Mar 16 2017

What am I? Does it matter anymore? Why can I not think clearly? Why do I regret it all? Why do I dwell on thoughts when I know that thoughts hurt me? Why do I care about nothing? Why do I care if I care about nothing? What is wrong with me?

The musings were nothing new. Ever since he arrived in Lithmore, Volpe Varroe could think of naught but his fear of his own mind; he was daily affected by a weakness and insecurity that he could not confront directly, else he would risk destabilizing the last pillar that kept him from complete collapse. Nevertheless, the conflict within him manifested in many ways that he refused to acknowledge; his hatred for the Lady Justiciar borne of a hatred for the presence of Law in a Kingdom he despised; the numerous risks he took in mastering the unholy vice and yet never using it; his finite strokes of luck when pickpocketing nobles and Knights and other lone wolf acts of criminality… His murder of an innocent. All of these things culminated in the youth being unsure of what he was and how he could consider himself a good person, if he considered himself such a thing at all.

An apostate who robs, kills, and embraces deception is by all definitions evil. Is that what you are, Volpe? Are you proud of having accepted that in finding sanctuary with the things you loathe, you have damaged whatever direction you convince yourself to construct and follow every day?

Of course not. He was proud of very little these days. He committed horrible deeds, and he knew it. He could have stopped long ago; perhaps not by confessing his taint, for burning at a pyre would be the last thing to convince him of the Lord’s existence if it were his last moment on Urth. No, it would have been a cowardly, safe resignation from his dark life. He would have retreated back to the sea. Found another crew. Knocked up a nice, thin Tubori lass. Die at sea from scurvy before his child’s third summer. All while knowing that he was running from a past that was very much still present to those who would live with what he did.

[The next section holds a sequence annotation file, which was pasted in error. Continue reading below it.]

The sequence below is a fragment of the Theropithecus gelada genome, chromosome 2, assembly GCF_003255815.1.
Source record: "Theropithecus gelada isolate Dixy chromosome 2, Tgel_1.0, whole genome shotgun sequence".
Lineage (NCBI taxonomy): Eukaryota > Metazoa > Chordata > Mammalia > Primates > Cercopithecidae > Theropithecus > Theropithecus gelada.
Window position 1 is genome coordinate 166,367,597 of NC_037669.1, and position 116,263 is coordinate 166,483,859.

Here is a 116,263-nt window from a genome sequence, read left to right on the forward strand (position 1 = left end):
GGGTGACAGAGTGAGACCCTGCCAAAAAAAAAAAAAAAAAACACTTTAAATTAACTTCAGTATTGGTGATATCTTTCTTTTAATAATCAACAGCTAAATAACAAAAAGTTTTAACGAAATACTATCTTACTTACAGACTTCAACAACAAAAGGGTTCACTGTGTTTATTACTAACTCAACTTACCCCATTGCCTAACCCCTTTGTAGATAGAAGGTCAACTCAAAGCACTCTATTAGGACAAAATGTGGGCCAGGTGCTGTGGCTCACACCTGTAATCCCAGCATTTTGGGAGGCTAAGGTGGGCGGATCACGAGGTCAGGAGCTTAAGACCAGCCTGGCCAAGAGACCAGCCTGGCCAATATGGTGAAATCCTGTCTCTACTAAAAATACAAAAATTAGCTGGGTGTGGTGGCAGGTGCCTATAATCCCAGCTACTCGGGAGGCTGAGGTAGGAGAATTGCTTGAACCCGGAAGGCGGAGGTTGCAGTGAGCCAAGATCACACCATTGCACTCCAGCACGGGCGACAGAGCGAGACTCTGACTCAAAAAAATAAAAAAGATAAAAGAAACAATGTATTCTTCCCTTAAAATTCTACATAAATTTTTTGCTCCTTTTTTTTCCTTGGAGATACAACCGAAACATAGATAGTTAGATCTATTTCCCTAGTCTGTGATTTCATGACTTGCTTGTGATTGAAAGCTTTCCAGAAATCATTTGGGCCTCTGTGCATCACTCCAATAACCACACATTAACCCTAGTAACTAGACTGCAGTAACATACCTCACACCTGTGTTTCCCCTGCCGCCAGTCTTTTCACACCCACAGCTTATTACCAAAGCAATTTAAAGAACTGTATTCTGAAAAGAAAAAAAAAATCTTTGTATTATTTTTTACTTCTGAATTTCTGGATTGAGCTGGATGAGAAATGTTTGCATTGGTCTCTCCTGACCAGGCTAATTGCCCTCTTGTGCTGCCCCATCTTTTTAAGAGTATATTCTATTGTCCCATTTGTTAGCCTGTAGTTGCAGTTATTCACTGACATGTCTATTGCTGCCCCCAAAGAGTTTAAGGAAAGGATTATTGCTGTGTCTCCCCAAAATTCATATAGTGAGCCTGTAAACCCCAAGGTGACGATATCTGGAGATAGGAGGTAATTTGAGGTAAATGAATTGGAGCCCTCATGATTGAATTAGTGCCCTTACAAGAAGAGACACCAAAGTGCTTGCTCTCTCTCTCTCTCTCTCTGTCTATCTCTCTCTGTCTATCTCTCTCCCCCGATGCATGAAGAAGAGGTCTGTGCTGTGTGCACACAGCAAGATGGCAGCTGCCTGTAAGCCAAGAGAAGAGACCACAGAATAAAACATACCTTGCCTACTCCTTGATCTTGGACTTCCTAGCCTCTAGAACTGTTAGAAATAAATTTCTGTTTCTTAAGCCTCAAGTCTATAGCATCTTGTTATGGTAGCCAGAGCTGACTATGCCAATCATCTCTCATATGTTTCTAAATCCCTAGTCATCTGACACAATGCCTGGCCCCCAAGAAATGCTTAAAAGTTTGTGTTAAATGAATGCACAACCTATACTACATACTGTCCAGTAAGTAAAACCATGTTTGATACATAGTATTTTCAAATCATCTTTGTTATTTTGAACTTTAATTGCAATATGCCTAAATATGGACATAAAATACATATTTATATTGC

Was he an intellectual, to spend so much time thinking? Perhaps in another life he could have studied at the King’s University, although he couldn’t read until he was fifteen. Surely no one with a significant intelligence would remain illiterate for so long. And yet the ability to write down (and subsequently burn), his thoughts had brought him as much clarity in mind as it had clouded. He was beyond his station, thinking. We are not supposed to think like this. We wouldn’t be able to function if we did. And so he ceased to function.

Paralyzed with fear and befuddled by his own attempts to ascend the impossible, he found a cure by acting as though he knew nothing, which he believed was mostly true regardless. His thoughts were less complex and uncomfortable, but this served him well. Feigned ignorance to everything and projected self-doubt cast him in a sympathetic light in most circles, and lashing out angrily (as he did with the Earl Marshal Ironwall and other authorities), prevented him from considering the consequences of his actions, as he very rarely was punished.

He thought of his friend, Audra. He wondered if she was truly his friend, or if he had simply used her like he did all the others. He remembered relishing, and then regretting almost in the same moment, threatening to kill her. He remembered her whimpers, and her tears. He wondered if he had relished hurting someone he believed he cared about. He wondered if he had regretted not doing it in a more private place. Would he have killed her had they not been in the Hall? Perhaps not. They had been alone many times since, and he had not felt the conflict stir up his urge to do what he could.

Because that was what he feared, and what he could not understand. That last pillar, his self-delusion of breaking outside order to maintain his own, could only collapse when he acknowledged that for all his regrets, for all his crimes, and for all of the abhorrent things he had done, he only committed them because he could. No matter what justification he provided his absent conscience, he stole because he could and he killed because he could.

He could not come to terms. The realization was too great. He had to leave the city before he exposed himself for the monster he was. It was only a matter of time.

Volpe Varroe pulled up his fox fur hood and crossed the portcullis out of Darton Gate.

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